You and your healthcare practitioner should develop a written action plan for flare-ups (exacerbations). This plan may include:

  • Using more medicines to relax and open your airways (bronchodilators) and using them more frequently
  • Adding an inhaled corticosteroid (ICS) to your care plan. Or, increasing the dose if you already take one.
  • Adding a new bronchodilator.
  • Using antibiotics.
  • Using oral corticosteroids (OCS) for 3-14 days to reduce inflammation.
  • Eating properly and drinking plenty of fluids.

Download Your Action Plan for Exacerbations (Flare-ups)  as a PDF.

Action plan: Should you go to the hospital?

Most people can follow their action plans and deal with flare-ups at home. However, some people may need to go to the hospital when their symptoms get worse. These include people who

  • Are severely ill
  • Are on chronic oxygen therapy
  • Have had respiratory failure in the past

To assess the severity of a flare-up, patients with Alpha-1 COPD flare-ups may need

  • A chest examination
  • An X-ray (to rule out pneumonia)
  • Arterial blood gas tests to check oxygen and carbon dioxide levels

Action plan: When to call your healthcare practitioner

Call your health care provider within 24 hours if you:

  • Need to use your rescue inhaler or nebulizer more often, and using them doesn’t help you breathe better.
  • Have more mucus, and it’s thicker, has a different color, and smells.
  • Have swollen ankles, even after a night of sleeping with your feet up.
  • Wake up feeling short of breath more than once a night.
  • Feel tired for longer than just a day.
  • Have a fever for more than a day.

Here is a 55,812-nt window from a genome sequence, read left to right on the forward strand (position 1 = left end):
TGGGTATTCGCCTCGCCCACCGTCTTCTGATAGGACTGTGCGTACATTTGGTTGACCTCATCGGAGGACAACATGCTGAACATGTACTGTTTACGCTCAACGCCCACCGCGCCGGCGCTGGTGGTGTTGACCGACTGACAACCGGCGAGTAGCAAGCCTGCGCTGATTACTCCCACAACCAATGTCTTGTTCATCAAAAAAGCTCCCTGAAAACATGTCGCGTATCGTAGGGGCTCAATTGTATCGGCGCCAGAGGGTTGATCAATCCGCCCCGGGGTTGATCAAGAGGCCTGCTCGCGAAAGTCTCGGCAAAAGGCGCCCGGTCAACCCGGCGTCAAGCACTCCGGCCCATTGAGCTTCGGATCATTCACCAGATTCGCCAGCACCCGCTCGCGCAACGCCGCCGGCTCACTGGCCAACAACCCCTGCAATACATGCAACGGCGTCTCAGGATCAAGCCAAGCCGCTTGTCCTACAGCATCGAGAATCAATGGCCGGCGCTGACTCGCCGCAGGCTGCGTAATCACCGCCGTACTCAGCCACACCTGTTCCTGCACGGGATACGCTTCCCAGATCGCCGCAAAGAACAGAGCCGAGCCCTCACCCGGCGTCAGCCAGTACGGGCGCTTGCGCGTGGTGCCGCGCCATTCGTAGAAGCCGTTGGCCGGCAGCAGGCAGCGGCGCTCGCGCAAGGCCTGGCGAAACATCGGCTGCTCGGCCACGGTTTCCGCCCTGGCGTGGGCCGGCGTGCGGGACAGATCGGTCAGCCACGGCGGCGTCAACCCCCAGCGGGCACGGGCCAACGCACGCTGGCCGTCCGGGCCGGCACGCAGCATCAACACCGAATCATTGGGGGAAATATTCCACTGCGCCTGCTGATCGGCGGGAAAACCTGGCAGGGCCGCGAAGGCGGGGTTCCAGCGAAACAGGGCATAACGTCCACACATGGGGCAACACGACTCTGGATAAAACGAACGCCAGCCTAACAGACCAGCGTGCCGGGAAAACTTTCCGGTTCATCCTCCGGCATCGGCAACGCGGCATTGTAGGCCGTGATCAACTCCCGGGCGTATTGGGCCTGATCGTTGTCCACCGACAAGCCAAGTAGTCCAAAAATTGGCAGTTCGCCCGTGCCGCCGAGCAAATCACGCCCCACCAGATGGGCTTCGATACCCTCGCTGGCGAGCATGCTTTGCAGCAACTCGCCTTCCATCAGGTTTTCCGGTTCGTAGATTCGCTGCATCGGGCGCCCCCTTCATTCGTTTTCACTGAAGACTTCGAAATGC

Action plan: Symptoms that say go to the Emergency Department

If you have these symptoms, call 911 or go right to the emergency room:

  • Disorientation, confusion, slurring of speech, or sleepiness during an acute respiratory infection
  • Loss of alertness, or two or more of the following:
    • A sudden increase in shortness of breath even when you’re at rest
    • Having to use your upper chest and neck muscles (accessory muscles) to breathe
    • Big increase or decrease in respiratory rate
    • Big increase in heart rate
  • Any severe shortness of breath, chest pain, or other symptoms that makes you fear for your ability to survive.

What not to do when you have a flare-up

There are many things you can do at home to treat signs and symptoms. But don’t

  • Smoke.
  • Take codeine or any other cough medicine.
  • Wait more than 24 hours to contact your healthcare practitioner if symptoms continue.

Remember: Your symptoms won’t go away if you ignore them. Watch your symptoms and follow your action plan to make sure flare-ups don’t turn into something worse.

For more in-depth information on this topic, please visit the Big Fat Reference Guide (BFRG). If you are enrolled in AlphaNet’s Subscriber Portal, you can access the BFRG here.

Download Your Action Plan for Exacerbations (Flare-ups)  as a PDF.


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